Milkweed Wind Indicator

Milkweed fluff is a great wind indicator. A few floating strands will let you see how the wind currents are moving in your area. Powder or string wind indicators are only good right where you are, but milkweed fluff floats through the air a long way, which gives you an excellent idea how the currents are moving in a larger area. They are also quite visible in early morning and late evening low light conditions.

One pod will supply enough fluff for a long time. Harvest the pods after they are open. Pinch all of the milkweed strands, as best you can, and pull them from the pod. Knock most of the seeds off into the trash to avoid spreading the plant in unwanted areas. Stuff the fluff into a small canister, like an old 35mm film container or small pill bottle. Keep a good grip on the pinched fluff all the way into the container or you will have milkweed flying everywhere! Toss the container into your day pack so it’s handy when you need it. This is a great, natural product to help you keep the wind in your favor.

 

 

Comments From Milkweed Wind Indicator

Roger U. wrote: If you drill a 3/8″ hole in the bottom of the film canister you can remove the milkweed from the bottom a little at a time. I keep a toothpick inside the canister in case I can’t remove some with my fingers.

Tom S. wrote: Milkweed is the best for a wind indicator, but I leave the floaters in the pod instead of removing and putting them into a container. I wrap a rubber band around the dried pod to keep the floaters contained. It’s easy to pinch one or two at a time and release them. I never allow seeds to be released. Most of the seeds will stay in the pod if the rubber band is tight enough.

Kevin P. wrote: I like the idea of using the milkweed seed as a wind indicator. We don’t have milkweed in central Saskatchewan, but we do have lots of cattails. A small cattail head in one of my fanny pack side pockets would serve the same purpose. You also will be spreading the seed of a beneficial plant.

muskrat1 wrote: On the tip about using milkweed fluff, you said to throw the seeds in the garbage to prevent their spread. As I understand it, Monarch butterflies feed on milkweed plants. For years now I have been spreading the fluff for the Monarch’s use.

Kent G. wrote: I’ve been using the Milkweed Wind Indicator for years and have recommended it to others as well. My tip is to take a pair of scissors and make sure to snip ALL the seeds off the fluff so as not to take any chance of contaminating an area that doesn’t already have milkweed.

2017-09-16T17:04:05+00:00

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3 Comments

  1. Jeff Reiter October 4, 2017 at 9:18 am - Reply

    Good article. I agree wholeheartedly with the use of milkweed fluff. I say fluff is superior to any alternative, especially powders. Easy to handle, water resistant (just consider WWII life vests).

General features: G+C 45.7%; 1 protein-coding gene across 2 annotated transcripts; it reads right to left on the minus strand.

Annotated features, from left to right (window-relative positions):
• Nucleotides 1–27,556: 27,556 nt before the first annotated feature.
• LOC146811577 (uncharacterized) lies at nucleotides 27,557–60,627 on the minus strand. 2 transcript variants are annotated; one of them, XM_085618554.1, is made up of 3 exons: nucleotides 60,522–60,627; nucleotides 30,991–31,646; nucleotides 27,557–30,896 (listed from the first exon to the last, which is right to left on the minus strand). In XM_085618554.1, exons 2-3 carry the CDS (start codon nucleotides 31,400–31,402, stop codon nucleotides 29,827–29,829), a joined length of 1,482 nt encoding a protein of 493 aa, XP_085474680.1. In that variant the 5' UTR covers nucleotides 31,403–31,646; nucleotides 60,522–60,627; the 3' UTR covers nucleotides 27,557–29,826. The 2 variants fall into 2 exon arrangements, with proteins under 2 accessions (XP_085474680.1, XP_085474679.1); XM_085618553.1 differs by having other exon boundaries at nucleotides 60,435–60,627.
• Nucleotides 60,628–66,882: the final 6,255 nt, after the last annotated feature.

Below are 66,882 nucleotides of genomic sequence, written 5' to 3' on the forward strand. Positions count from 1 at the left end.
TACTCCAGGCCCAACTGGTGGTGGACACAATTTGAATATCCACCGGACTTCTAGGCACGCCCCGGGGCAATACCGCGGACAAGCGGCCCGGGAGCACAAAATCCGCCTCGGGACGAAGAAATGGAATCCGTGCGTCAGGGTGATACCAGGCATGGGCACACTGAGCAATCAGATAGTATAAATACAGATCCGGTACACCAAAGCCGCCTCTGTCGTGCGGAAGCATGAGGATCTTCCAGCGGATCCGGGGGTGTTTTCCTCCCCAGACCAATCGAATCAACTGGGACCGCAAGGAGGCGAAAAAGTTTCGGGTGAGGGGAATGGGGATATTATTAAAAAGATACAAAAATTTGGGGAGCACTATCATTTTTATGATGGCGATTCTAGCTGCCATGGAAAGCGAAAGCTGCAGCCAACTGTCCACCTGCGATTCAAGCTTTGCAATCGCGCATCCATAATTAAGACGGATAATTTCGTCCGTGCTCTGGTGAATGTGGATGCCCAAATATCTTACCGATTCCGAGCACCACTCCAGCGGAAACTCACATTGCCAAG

I will say that I suggest you all do NOT discard the seeds. I used to do the same. Having grown up in the Midwest as an Illinois farmer, we hated those terrible milkweeds. Then by the 80s it was understood that milkweeds, despite their unsightliness to farmers, really were unique in their behavior whereby the do NOT suck precious fertilizer and nutrients from the soil in a fashion that hurts crop production. Interesting ehh? But farmers would always gripe that milkweeds had to go. And they have gone. Partly because of GMO technologies and other herbicide technologies used in modern agriculture and successful overall weed control. People do not even know what a “natural” field looks like any more. They only see pristine fields of crops with no weeds, generally. Of course this is a passionate topic all on its own.

    What am i saying then? Don’t throw away the seeds. Monarch butterflies will benefit. You’ll have more to harvest your fair share and plenty behind for others. Milkweed plants already have enough competition. Spread the wealth.

  2. Russell S. October 4, 2017 at 12:24 pm - Reply

    Milkweed, especially green milkweed and antelope horn milkweed are very beneficial to Monarch butterflies. The only way milkweed will become a problem plant in any area is if landowners are abusing their land thru overgrazing or lack of prescribed fire. Yes, it may be present, but on properly managed rangelands and pasturelands, it rarely is a problem.

  3. Tom Schmiedlin October 5, 2017 at 5:39 am - Reply

    I’m a long time milkweed user (I’ve already commented on this earlier) and I’ve always advocated NOT releasing the seeds.
    Well, it seems the folks in Ohio are experiencing a sharp decline in milkweed and they are now gathering the seeds for restoration. https://monarchjointventure.org/news-events/news/ohioans-gather-milkweed-seeds-to-save-a-species
    I’m still not sure how I feel about releasing the seeds, but I will say that milkweed is not a plant of deep woods or shade so accidental seeding of the stuff shouldn’t be an issue unless the floaters carry the seeds into open areas, pastures, cropland, etc.

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